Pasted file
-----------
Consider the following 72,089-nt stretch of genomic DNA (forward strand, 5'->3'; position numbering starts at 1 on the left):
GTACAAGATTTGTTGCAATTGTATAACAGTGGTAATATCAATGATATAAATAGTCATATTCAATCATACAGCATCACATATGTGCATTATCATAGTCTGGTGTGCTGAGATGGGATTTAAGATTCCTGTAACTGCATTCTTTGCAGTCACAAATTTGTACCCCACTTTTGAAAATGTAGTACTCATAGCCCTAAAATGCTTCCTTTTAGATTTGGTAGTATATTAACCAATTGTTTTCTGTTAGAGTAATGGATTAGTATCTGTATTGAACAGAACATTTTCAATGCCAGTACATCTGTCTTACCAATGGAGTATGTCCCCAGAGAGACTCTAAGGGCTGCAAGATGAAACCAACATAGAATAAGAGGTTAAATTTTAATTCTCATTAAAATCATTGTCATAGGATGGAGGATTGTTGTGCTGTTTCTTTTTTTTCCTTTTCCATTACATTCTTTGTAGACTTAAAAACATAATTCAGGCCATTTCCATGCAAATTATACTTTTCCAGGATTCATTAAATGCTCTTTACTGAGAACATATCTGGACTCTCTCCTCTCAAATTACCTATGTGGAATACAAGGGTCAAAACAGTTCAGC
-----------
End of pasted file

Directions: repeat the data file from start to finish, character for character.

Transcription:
Consider the following 72,089-nt stretch of genomic DNA (forward strand, 5'->3'; position numbering starts at 1 on the left):
GTACAAGATTTGTTGCAATTGTATAACAGTGGTAATATCAATGATATAAATAGTCATATTCAATCATACAGCATCACATATGTGCATTATCATAGTCTGGTGTGCTGAGATGGGATTTAAGATTCCTGTAACTGCATTCTTTGCAGTCACAAATTTGTACCCCACTTTTGAAAATGTAGTACTCATAGCCCTAAAATGCTTCCTTTTAGATTTGGTAGTATATTAACCAATTGTTTTCTGTTAGAGTAATGGATTAGTATCTGTATTGAACAGAACATTTTCAATGCCAGTACATCTGTCTTACCAATGGAGTATGTCCCCAGAGAGACTCTAAGGGCTGCAAGATGAAACCAACATAGAATAAGAGGTTAAATTTTAATTCTCATTAAAATCATTGTCATAGGATGGAGGATTGTTGTGCTGTTTCTTTTTTTTCCTTTTCCATTACATTCTTTGTAGACTTAAAAACATAATTCAGGCCATTTCCATGCAAATTATACTTTTCCAGGATTCATTAAATGCTCTTTACTGAGAACATATCTGGACTCTCTCCTCTCAAATTACCTATGTGGAATACAAGGGTCAAAACAGTTCAGC